The shock wave from the supernova is absorbed by the star's outer shells of gas and dust, which escaped from the star before the explosion. It heats the gas so that it gives off X-ray radiation, which astronomers can photograph using special telescopes in space.

Astronomers took two pictures of this glowing cloud of gas and dust, which were taken about a year apart. By comparing the two X-ray photos, astronomers think that the shock wave is finally escaping from the cloud. This is the first time that astronomers have X-ray evidence for a shock wave breaking free from its gassy and dusty cocoon!
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(NASA/CXC/April Jubett)

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5. Chandra's Archives Come to Life
QuicktimeMPEG Audio Only Every year, NASA's Chandra X-ray Observatory looks at hundreds of objects throughout space to help expand our understanding of the Universe. Ultimately, these data are stored in the Chandra Data Archive, an electronic repository that provides access to these unique X-ray findings for anyone who would like to explore them. With the passing of Chandra's 15th anniversary, in operation since August 26, 1999, the archive continues to grow as each successive year adds to the enormous and invaluable dataset.

To celebrate Chandra's decade and a half in space, and to honor October as American Archive Month, a variety of objects have been selected from Chandra's archive. Each of the new images we have produced combines Chandra data with those from other telescopes. This technique of creating "multiwavelength" images allows scientists and the public to see how X-rays fit with data of other types of light, such as optical, radio, and infrared. As scientists continue to make new discoveries with the telescope, the burgeoning archive will allow us to see the high-energy Universe as only Chandra can.
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(NASA/CXC/A. Hobart)

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6. Tour of Puppis A
QuicktimeMPEG Audio Only The destructive results of a powerful supernova explosion are seen in a delicate tapestry of X-ray light in this new image. The remnant is called Puppis A, which could have been witnessed on Earth about 3,700 years ago and is about 10 light years across. This image is the most complete and detailed X-ray view of Puppis A ever obtained, made by combining a mosaic of different Chandra and XMM-Newton observations. In this image, low-energy X-rays are shown in red, medium-energy X-rays are in green and high energy X-rays are colored blue.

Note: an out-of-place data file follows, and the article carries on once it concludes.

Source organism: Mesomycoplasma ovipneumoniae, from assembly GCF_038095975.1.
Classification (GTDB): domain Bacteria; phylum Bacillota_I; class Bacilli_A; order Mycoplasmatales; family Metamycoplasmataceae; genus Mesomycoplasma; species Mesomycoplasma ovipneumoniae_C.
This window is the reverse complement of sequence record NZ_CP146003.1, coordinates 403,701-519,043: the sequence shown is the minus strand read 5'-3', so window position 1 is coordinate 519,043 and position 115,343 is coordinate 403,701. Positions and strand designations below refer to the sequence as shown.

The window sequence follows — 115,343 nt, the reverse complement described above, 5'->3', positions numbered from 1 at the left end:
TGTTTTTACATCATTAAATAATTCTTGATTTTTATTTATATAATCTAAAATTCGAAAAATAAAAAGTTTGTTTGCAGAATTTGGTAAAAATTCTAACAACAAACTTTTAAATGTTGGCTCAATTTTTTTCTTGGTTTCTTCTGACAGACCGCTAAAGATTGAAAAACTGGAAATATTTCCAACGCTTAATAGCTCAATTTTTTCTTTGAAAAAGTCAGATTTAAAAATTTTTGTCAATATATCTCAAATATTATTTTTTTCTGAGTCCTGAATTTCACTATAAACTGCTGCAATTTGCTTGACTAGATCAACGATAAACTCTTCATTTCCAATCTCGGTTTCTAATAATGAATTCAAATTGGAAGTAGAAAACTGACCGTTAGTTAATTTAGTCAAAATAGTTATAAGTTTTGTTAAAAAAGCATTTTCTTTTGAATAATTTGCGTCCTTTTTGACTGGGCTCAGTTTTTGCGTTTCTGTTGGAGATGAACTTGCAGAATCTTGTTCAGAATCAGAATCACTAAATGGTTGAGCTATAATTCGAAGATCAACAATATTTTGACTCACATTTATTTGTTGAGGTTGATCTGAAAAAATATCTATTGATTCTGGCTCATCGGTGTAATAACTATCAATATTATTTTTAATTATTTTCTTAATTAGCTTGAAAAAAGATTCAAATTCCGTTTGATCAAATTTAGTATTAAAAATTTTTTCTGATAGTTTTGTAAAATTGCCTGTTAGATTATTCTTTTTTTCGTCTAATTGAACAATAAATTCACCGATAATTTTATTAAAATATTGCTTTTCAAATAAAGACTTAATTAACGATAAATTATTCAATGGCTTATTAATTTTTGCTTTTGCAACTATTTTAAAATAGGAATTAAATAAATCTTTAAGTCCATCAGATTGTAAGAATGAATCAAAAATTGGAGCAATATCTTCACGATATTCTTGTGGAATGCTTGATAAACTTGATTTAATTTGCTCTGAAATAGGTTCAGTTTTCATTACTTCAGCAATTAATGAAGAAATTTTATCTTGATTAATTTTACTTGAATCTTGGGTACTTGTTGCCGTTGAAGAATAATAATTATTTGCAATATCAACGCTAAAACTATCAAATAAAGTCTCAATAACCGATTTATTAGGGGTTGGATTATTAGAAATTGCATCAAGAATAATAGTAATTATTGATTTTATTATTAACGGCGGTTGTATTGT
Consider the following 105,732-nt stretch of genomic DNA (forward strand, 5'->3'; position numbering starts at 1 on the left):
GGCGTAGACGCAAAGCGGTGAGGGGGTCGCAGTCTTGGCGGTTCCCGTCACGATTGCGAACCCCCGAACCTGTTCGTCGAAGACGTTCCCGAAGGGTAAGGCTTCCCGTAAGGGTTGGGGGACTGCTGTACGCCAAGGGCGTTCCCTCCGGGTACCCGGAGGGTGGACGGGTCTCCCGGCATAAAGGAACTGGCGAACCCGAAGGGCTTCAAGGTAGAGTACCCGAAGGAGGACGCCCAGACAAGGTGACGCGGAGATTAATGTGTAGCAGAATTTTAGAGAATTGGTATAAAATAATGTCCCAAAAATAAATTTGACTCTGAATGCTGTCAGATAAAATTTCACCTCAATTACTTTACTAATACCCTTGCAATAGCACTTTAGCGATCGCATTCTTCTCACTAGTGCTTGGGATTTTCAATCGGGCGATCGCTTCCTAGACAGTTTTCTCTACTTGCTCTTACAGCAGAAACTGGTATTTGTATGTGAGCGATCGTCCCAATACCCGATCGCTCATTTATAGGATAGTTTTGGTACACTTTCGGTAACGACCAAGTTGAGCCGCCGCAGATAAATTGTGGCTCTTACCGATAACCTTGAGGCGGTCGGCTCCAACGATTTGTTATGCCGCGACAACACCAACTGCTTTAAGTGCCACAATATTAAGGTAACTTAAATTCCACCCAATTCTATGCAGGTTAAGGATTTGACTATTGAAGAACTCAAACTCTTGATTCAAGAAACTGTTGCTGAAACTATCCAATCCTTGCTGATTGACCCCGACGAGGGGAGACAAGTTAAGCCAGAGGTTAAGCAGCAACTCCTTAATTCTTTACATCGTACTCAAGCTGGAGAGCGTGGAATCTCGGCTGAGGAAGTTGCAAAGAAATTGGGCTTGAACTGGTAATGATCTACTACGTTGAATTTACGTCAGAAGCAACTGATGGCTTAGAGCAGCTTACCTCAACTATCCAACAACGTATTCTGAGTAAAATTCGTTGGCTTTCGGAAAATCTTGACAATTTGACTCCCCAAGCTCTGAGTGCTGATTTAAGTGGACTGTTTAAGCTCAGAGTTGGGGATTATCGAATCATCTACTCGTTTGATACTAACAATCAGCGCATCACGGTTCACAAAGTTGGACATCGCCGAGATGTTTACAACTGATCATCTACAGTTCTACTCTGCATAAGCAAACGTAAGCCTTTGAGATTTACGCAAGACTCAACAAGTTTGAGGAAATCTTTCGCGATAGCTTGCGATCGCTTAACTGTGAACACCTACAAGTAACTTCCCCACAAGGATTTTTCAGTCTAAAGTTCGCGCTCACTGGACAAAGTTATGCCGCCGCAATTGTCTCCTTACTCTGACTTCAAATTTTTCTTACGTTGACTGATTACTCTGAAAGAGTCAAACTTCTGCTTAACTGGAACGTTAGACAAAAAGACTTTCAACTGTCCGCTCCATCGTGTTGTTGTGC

[Runtime: 00:48]
(NASA/CXC/April Jubett)

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7. Tour of M82 SN2014J
QuicktimeMPEG Audio Only Earlier this year, astronomers discovered one of the closest supernovas in decades. Now, new data from NASA's Chandra X-ray Observatory has provided information on the environment of the star before it exploded, and insight into the possible cause of the explosion. On January 21, 2014, astronomers witnessed a supernova just days after it went off in the Messier 82, or M82, galaxy. Telescopes across the globe and in space turned their attention to study this newly exploded star. Astronomers quickly determined this supernova, dubbed SN 2014J, belongs to a class of explosions called "Type Ia" supernovas. These supernovas are used as cosmic distance-markers and played a key role in the discovery of the Universe's accelerated expansion, which has been attributed to the effects of dark energy.

While astronomers agree that Type Ia supernovas occur when a white dwarf star explodes, they are not sure exactly how this happens. For example, do these supernovas go off when the white dwarf pulls too much material from a companion star like the Sun, or when two white dwarf stars merge? Researchers used Chandra to look for clues. They took observations with Chandra about three weeks after 2014J and compared it with Chandra data taken prior to the explosion. They found, well, nothing.

Although it may sound counterintuitive, this non-detection of X-rays actually told astronomers quite a bit. Specifically, it showed that the environment around the star was relatively free of material before it exploded. This means that it's very unlikely that a messy transfer of material between the white dwarf and a companion star took place. Rather, whatever caused SN 2014J to explode cleared out the space around the star beforehand. This helps astronomers narrow down the possibilities and get closer to the answer of just what caused SN 2014J.